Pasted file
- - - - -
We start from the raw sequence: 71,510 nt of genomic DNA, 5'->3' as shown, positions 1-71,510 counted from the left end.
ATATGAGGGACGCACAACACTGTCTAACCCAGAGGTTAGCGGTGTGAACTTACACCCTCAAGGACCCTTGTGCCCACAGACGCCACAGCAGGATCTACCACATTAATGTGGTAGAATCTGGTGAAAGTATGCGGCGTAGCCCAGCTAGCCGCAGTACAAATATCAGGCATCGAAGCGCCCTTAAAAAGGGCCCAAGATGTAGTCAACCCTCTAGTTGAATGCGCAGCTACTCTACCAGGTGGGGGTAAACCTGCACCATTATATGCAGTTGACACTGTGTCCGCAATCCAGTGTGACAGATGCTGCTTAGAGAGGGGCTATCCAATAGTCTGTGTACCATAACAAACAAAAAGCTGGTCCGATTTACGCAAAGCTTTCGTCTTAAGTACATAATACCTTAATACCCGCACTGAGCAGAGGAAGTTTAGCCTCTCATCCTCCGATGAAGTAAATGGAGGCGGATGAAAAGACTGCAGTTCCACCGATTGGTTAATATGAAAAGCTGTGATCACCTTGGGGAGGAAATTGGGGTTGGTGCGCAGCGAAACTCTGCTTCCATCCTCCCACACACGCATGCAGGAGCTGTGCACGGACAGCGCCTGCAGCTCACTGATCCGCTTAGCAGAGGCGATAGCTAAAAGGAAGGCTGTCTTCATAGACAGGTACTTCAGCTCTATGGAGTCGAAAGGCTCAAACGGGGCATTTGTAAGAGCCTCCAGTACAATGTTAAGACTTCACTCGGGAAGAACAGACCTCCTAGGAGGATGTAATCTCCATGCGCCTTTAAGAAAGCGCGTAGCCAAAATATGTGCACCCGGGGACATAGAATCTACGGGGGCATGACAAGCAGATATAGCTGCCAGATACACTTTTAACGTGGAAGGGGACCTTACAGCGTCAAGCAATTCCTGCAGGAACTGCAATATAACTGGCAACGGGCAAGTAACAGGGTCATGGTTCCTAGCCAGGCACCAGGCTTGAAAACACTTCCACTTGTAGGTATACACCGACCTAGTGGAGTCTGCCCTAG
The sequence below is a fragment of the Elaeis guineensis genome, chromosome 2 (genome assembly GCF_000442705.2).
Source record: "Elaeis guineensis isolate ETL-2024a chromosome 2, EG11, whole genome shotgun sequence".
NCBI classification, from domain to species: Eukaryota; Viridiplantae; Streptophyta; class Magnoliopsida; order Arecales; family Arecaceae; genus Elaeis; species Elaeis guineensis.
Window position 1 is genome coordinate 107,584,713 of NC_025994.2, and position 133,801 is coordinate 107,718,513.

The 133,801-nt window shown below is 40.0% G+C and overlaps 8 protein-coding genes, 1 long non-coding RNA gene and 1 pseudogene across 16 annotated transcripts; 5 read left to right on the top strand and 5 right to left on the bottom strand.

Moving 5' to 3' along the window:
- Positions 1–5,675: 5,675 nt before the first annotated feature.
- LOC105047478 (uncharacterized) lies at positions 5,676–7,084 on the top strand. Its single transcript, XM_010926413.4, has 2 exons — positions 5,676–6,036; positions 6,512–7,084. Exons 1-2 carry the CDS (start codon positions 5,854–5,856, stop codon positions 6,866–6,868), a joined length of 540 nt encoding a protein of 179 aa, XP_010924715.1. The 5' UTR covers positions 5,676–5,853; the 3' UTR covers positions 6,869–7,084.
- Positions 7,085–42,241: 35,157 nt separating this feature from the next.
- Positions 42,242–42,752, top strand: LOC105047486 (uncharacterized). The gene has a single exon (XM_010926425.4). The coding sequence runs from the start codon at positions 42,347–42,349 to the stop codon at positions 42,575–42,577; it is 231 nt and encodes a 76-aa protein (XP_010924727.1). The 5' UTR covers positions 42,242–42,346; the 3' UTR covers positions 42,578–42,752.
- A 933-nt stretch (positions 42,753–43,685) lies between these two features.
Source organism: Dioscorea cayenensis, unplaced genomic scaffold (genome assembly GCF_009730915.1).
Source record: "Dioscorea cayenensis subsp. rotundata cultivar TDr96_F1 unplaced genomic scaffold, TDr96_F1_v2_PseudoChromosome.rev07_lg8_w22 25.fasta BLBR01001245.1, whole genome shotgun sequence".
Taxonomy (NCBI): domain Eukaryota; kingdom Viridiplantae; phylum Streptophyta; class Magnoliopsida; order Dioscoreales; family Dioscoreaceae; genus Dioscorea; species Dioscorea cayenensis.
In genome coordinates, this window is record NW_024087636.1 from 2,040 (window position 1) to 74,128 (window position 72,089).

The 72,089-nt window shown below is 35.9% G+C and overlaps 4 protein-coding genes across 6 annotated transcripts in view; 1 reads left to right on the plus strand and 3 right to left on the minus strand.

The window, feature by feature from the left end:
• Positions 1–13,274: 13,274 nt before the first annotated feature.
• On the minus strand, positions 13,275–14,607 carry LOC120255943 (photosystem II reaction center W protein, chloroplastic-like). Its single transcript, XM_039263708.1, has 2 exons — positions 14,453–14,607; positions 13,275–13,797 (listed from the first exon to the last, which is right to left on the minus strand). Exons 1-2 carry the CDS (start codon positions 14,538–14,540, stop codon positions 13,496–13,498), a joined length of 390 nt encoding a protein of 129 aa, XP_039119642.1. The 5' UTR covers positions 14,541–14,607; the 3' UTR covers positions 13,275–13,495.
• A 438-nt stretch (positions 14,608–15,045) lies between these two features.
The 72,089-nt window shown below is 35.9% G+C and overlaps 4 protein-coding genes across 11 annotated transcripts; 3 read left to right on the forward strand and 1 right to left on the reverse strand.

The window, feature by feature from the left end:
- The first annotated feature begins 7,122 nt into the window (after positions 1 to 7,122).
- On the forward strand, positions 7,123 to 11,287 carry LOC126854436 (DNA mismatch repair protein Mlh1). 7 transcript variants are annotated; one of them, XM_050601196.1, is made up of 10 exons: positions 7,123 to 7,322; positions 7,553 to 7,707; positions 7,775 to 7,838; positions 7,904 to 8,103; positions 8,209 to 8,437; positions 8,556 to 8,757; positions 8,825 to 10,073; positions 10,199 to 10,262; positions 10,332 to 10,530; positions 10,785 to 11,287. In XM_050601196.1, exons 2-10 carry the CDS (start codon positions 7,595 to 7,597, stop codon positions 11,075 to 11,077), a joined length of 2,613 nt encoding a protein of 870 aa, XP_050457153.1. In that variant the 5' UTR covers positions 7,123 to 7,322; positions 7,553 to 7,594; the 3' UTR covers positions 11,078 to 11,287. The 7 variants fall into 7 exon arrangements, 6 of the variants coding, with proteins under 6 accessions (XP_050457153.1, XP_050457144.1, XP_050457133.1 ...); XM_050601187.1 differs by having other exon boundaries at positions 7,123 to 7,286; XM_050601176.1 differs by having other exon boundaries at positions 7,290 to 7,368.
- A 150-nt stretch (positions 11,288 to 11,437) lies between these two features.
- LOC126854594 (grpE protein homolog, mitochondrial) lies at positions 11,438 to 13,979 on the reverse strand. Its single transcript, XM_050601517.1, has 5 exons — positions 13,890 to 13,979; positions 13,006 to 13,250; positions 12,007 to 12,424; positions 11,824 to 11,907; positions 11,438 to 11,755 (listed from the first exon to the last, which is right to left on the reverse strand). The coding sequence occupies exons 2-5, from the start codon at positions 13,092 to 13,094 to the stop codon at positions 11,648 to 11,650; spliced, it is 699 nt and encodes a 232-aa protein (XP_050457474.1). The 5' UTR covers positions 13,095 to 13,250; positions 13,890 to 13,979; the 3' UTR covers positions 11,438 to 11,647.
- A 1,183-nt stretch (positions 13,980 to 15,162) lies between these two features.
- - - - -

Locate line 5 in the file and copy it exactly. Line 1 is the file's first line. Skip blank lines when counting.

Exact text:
NCBI classification, from domain to species: Eukaryota; Viridiplantae; Streptophyta; class Magnoliopsida; order Arecales; family Arecaceae; genus Elaeis; species Elaeis guineensis.